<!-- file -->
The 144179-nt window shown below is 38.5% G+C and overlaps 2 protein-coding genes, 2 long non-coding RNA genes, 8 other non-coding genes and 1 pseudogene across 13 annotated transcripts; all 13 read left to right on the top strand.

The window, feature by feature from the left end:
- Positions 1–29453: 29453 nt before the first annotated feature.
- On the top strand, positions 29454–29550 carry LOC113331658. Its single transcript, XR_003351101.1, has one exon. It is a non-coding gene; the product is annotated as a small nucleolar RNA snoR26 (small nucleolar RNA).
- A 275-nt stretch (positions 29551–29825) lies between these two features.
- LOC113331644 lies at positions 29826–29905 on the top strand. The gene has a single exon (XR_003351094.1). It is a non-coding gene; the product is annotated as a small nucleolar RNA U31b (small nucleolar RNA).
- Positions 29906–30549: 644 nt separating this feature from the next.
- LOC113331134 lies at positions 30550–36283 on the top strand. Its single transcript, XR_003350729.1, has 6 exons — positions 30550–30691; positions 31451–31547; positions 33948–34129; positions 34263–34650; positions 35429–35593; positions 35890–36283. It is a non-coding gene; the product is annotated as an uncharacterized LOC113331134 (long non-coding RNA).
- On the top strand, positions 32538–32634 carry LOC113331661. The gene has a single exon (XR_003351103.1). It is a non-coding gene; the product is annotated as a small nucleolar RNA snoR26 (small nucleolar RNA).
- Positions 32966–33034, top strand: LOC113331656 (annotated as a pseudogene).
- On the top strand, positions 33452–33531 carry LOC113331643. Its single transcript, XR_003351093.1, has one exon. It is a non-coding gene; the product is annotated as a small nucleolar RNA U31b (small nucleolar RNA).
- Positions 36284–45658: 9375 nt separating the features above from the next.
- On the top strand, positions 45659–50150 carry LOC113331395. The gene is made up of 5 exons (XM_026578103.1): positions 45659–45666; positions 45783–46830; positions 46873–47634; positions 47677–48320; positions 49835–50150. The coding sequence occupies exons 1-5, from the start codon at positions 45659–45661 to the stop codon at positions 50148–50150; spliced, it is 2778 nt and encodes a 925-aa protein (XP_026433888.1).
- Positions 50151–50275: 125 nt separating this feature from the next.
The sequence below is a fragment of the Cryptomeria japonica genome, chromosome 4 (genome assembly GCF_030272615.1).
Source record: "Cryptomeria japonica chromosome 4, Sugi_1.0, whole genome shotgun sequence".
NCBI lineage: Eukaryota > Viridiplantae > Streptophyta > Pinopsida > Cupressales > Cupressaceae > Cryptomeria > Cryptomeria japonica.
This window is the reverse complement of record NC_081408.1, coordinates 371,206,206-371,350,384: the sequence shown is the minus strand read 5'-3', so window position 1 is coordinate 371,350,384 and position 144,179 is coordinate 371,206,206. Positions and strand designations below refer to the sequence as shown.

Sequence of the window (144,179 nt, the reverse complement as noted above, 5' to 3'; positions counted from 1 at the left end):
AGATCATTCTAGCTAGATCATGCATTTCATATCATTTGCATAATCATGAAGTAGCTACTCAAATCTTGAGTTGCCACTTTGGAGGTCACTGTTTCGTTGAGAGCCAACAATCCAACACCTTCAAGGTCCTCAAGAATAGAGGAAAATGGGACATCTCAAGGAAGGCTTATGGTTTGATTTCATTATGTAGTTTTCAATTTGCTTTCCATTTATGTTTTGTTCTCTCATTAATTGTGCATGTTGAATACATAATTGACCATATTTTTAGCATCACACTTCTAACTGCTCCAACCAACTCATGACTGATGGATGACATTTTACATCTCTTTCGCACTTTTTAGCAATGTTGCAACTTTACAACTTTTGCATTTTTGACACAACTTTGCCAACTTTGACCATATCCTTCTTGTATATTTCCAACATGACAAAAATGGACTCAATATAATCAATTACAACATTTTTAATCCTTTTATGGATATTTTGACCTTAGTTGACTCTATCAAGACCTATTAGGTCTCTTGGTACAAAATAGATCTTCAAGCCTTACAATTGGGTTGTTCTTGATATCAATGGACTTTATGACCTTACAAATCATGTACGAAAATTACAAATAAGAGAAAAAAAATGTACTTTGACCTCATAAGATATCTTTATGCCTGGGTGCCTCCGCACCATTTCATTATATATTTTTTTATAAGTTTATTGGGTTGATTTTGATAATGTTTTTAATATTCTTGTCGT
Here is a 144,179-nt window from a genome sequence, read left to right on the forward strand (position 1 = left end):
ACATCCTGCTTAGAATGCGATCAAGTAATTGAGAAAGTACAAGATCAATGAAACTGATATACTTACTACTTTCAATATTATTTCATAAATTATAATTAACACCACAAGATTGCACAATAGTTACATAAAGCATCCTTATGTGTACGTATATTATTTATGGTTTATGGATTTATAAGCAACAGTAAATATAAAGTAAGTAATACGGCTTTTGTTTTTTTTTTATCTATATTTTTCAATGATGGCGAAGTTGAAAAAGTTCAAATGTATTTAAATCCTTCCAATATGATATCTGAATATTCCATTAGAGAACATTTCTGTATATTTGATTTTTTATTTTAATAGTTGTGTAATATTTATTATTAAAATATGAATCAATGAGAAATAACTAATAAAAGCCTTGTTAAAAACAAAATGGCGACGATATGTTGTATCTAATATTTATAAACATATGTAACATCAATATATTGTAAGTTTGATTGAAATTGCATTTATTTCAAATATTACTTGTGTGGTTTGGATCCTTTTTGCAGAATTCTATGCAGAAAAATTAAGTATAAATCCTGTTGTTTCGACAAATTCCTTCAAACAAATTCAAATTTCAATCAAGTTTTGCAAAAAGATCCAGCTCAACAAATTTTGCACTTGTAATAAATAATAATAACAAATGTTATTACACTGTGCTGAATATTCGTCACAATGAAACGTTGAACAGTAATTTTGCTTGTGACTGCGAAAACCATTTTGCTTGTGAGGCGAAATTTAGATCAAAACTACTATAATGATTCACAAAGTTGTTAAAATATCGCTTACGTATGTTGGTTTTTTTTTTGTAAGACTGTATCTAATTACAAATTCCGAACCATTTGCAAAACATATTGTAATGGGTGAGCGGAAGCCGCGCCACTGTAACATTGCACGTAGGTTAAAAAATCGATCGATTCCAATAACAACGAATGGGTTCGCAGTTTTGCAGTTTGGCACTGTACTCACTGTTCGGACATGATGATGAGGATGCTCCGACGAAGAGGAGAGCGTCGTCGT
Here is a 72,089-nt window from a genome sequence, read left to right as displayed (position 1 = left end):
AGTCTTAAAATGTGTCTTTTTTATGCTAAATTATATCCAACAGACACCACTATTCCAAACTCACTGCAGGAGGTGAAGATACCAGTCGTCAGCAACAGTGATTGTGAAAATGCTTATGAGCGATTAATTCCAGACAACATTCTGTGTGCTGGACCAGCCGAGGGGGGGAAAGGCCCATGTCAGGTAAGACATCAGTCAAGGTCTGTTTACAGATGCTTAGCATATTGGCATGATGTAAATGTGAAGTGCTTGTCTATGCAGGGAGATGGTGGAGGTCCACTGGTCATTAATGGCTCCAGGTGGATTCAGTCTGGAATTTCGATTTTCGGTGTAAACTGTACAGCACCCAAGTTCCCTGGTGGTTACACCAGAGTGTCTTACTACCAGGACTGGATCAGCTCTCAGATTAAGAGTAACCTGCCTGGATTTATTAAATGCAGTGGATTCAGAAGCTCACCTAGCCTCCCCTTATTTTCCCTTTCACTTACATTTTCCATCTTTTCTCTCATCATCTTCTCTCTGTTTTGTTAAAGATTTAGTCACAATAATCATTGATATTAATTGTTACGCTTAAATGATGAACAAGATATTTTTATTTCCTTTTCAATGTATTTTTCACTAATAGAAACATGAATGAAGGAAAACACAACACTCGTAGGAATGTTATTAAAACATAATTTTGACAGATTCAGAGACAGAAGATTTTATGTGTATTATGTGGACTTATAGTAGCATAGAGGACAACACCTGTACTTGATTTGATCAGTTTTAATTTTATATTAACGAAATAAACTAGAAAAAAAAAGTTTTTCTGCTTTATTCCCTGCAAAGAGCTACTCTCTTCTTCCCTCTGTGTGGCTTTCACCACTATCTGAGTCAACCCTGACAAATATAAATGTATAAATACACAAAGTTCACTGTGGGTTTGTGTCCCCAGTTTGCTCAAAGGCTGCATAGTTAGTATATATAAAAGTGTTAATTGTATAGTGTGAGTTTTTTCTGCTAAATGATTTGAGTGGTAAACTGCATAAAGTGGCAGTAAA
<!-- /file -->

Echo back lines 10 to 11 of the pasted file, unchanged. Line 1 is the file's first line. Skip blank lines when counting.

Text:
- Positions 32966–33034, top strand: LOC113331656 (annotated as a pseudogene).
- On the top strand, positions 33452–33531 carry LOC113331643. Its single transcript, XR_003351093.1, has one exon. It is a non-coding gene; the product is annotated as a small nucleolar RNA U31b (small nucleolar RNA).